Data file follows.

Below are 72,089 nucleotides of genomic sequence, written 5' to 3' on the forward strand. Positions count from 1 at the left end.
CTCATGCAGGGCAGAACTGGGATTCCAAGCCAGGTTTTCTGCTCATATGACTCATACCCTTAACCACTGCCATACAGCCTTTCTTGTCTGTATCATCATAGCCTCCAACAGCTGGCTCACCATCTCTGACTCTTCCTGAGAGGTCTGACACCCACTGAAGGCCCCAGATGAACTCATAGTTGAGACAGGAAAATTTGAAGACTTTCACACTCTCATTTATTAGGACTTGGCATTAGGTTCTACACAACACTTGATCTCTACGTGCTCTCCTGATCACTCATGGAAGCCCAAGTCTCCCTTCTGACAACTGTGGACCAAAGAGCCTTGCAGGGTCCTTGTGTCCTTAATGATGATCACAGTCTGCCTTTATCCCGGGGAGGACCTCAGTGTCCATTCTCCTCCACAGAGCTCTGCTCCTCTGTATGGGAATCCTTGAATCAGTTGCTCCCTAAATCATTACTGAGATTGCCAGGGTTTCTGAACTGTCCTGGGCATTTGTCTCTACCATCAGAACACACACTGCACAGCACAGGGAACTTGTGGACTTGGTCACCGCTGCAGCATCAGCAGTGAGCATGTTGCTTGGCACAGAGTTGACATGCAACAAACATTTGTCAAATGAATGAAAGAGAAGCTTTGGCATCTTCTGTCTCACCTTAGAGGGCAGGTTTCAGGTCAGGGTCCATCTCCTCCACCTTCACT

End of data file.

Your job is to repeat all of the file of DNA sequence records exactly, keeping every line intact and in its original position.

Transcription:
Below are 72,089 nucleotides of genomic sequence, written 5' to 3' on the forward strand. Positions count from 1 at the left end.
CTCATGCAGGGCAGAACTGGGATTCCAAGCCAGGTTTTCTGCTCATATGACTCATACCCTTAACCACTGCCATACAGCCTTTCTTGTCTGTATCATCATAGCCTCCAACAGCTGGCTCACCATCTCTGACTCTTCCTGAGAGGTCTGACACCCACTGAAGGCCCCAGATGAACTCATAGTTGAGACAGGAAAATTTGAAGACTTTCACACTCTCATTTATTAGGACTTGGCATTAGGTTCTACACAACACTTGATCTCTACGTGCTCTCCTGATCACTCATGGAAGCCCAAGTCTCCCTTCTGACAACTGTGGACCAAAGAGCCTTGCAGGGTCCTTGTGTCCTTAATGATGATCACAGTCTGCCTTTATCCCGGGGAGGACCTCAGTGTCCATTCTCCTCCACAGAGCTCTGCTCCTCTGTATGGGAATCCTTGAATCAGTTGCTCCCTAAATCATTACTGAGATTGCCAGGGTTTCTGAACTGTCCTGGGCATTTGTCTCTACCATCAGAACACACACTGCACAGCACAGGGAACTTGTGGACTTGGTCACCGCTGCAGCATCAGCAGTGAGCATGTTGCTTGGCACAGAGTTGACATGCAACAAACATTTGTCAAATGAATGAAAGAGAAGCTTTGGCATCTTCTGTCTCACCTTAGAGGGCAGGTTTCAGGTCAGGGTCCATCTCCTCCACCTTCACT